Frankenstein mice provides insights into the immunology of EBV infection. #MSBlog #MSResearch
"This study using a tansgenic mice, or Frankenstein mice, may of interest to those of you following the evolving story of EBV in MS. EBV does not have a non-human host; it is a virus that is human specific. Therefore to create an animal model you have to make the animal humanoid. In this case a mouse was created in the lab to have a human-like immune system that allows it be infected with EBV. The investigators then looked at the cellular immune responses to EBV; the so called CD8+ T cell responses. You may recall that Professor Pender has data suggesting MSers have a deficient CD8+ cytotoxic CD8+ T cell response to EBV. In this study they show that CD8+ are responsible for controlling the EBV virus viraemia in this animal model. Whether or not this is relevant to MS is a moot point, but does provide a model system for testing vaccines. The latter is clearly what we need to do the ultimate experiment; to whether or not EBV causes MS. If vaccinating high-risk people against EBV prevents them from developing MS then we will have proved that EBV is the cause of MS. This is similar to HPV and cervical cancer; vaccinating girls against this virus has resulted in a fall in incidence of cervical cancer, thus proving that HPV is a cause of cervical cancer."
"The following is a link to Professor Pender's post; it is one of the most popular all-time posts on this blog."
Guest Post: Professor Michael Pender - Multiple Sclerosis ..., 11 Feb 2014
Professor Michael Pender graduated from The University of Queensland in 1974 with First Class Honours in Medicine and a University Medal. Over the next six years he trained as a physician and neurologist at the Royal ...
Wesnes et al. Adoptive Transfer of EBV Specific CD8+ T Cell Clones Can Transiently Control EBV Infection in Humanized Mice. PLoS Pathog. 2014;10(8):e1004333. doi: 10.1371/journal.ppat.1004333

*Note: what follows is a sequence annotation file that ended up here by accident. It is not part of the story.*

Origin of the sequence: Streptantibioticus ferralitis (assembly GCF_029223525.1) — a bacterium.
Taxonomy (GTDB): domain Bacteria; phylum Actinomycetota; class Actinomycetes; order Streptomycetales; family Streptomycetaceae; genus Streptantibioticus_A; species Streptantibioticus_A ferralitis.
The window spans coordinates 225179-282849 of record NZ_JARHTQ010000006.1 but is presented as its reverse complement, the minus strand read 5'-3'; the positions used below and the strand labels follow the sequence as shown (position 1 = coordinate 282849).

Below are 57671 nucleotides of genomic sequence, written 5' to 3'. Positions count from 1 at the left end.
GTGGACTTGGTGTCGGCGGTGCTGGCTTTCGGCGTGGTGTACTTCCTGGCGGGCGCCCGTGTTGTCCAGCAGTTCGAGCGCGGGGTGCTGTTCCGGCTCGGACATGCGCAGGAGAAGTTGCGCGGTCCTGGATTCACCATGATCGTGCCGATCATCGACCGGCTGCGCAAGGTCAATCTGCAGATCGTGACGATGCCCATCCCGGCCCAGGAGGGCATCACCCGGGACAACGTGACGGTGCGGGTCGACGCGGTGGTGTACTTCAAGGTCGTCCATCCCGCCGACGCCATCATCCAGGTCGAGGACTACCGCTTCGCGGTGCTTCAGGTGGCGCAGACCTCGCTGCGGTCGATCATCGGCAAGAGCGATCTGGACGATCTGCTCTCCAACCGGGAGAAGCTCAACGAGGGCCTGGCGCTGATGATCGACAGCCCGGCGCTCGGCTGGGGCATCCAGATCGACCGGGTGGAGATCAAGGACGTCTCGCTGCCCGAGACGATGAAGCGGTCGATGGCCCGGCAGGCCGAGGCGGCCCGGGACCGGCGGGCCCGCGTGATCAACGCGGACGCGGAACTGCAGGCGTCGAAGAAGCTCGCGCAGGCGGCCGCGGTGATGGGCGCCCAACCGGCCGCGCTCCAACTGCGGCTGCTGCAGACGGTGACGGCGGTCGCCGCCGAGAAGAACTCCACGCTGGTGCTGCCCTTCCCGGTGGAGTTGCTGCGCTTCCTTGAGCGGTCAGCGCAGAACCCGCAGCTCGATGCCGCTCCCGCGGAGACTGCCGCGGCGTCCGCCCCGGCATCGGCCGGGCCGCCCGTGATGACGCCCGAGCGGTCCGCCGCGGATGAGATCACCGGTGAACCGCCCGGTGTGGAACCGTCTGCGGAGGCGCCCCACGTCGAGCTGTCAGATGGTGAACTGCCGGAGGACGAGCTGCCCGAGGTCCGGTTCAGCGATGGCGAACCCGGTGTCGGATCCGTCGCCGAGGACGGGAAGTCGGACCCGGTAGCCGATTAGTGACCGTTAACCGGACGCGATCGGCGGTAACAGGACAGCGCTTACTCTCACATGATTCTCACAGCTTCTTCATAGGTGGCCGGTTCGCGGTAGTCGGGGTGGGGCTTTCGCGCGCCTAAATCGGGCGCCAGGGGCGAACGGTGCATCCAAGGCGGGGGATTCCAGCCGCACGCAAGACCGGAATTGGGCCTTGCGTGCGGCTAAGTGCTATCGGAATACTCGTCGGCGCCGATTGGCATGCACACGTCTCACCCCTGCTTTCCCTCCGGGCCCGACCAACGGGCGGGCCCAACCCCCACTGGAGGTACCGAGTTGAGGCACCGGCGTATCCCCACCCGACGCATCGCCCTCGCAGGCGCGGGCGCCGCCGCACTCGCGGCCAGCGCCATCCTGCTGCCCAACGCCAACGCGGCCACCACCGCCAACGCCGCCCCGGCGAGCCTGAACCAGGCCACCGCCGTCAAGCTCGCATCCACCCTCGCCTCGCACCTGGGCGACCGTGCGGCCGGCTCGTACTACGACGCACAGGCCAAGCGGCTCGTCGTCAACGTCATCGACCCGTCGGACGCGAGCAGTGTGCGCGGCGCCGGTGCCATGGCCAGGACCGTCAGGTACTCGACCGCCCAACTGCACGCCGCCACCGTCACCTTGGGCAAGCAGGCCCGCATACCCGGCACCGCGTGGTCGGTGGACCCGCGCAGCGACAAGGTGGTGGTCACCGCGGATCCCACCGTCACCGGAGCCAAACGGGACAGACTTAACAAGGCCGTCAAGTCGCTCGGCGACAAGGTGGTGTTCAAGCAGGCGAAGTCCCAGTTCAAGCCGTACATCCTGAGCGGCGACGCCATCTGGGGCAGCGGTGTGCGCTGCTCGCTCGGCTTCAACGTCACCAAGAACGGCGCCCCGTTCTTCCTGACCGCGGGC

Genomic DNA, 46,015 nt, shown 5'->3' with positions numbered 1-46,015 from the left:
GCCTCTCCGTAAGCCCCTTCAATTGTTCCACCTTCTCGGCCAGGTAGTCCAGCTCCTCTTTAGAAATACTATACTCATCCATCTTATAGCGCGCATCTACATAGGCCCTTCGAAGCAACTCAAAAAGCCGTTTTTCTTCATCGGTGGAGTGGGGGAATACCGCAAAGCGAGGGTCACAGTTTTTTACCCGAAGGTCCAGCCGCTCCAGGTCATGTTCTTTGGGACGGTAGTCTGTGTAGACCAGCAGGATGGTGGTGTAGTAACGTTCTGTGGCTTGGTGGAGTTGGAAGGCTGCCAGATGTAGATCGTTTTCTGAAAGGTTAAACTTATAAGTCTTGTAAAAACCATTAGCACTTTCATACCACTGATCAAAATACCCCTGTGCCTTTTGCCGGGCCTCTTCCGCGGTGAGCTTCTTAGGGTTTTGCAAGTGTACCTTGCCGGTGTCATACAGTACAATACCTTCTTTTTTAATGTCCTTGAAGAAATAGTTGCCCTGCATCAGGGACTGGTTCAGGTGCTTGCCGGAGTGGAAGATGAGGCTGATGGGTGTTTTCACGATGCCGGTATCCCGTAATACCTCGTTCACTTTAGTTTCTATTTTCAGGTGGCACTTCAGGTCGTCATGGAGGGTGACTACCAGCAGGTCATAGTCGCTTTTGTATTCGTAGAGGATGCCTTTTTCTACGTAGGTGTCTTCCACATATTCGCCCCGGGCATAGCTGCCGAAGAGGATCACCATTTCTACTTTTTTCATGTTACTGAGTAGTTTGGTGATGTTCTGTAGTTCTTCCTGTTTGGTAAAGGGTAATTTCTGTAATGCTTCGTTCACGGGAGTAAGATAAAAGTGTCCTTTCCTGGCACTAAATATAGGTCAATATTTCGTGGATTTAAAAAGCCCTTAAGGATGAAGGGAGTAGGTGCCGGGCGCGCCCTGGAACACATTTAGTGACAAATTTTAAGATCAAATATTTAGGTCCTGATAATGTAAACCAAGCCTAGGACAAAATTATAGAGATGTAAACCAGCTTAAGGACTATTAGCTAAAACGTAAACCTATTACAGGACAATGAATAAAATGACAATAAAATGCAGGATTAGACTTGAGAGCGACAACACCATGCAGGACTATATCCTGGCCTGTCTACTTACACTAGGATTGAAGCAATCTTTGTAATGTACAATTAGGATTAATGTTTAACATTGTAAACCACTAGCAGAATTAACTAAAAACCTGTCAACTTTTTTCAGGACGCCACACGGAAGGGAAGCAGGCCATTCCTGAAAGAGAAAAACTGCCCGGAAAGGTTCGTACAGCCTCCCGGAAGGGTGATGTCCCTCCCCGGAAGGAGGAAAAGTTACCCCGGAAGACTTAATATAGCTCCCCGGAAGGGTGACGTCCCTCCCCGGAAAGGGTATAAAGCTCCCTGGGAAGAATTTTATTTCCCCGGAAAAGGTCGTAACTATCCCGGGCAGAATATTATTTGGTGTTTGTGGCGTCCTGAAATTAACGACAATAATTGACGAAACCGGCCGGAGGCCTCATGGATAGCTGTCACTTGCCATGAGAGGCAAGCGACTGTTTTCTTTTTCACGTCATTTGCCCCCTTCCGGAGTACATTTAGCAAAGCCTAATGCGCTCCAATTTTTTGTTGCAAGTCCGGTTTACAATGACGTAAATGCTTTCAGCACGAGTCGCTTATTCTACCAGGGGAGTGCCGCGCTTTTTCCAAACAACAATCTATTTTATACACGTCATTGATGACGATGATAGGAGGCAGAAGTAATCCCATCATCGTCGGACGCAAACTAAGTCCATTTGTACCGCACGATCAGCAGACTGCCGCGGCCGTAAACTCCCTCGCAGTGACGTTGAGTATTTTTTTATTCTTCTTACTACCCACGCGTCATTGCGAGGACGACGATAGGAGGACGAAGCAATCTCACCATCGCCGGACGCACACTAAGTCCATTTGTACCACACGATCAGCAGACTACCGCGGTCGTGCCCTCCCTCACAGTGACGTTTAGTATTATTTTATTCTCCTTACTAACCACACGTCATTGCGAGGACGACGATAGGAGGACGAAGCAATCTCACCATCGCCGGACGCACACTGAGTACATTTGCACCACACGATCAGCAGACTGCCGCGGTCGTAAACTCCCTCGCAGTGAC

Background: Epstein Barr virus (EBV) infection expands CD8+ T cells specific for lytic antigens to high frequencies during symptomatic primary infection, and maintains these at significant numbers during persistence. Despite this, the protective function of these lytic EBV antigen-specific cytotoxic CD8+ T cells remains unclear.
Methods & Results: Here we demonstrate that lytic EBV replication does not significantly contribute to virus-induced B cell proliferation in vitro and in vivo in a mouse model with reconstituted human immune system components (huNSG mice). However, we report a trend to reduction of EBV-induced lymphoproliferation outside of lymphoid organs upon diminished lytic replication. Moreover, we could demonstrate that CD8+ T cells against the lytic EBV antigen BMLF1 can eliminate lytically replicating EBV-transformed B cells from lymphoblastoid cell lines (LCLs) and in vivo, thereby transiently controlling high viremia after adoptive transfer into EBV infected huNSG mice.
Conclusions: These findings suggest a protective function for lytic EBV antigen-specific CD8+ T cells against EBV infection and against virus-associated tumors in extra-lymphoid organs. These specificities should be explored for EBV-specific vaccine development.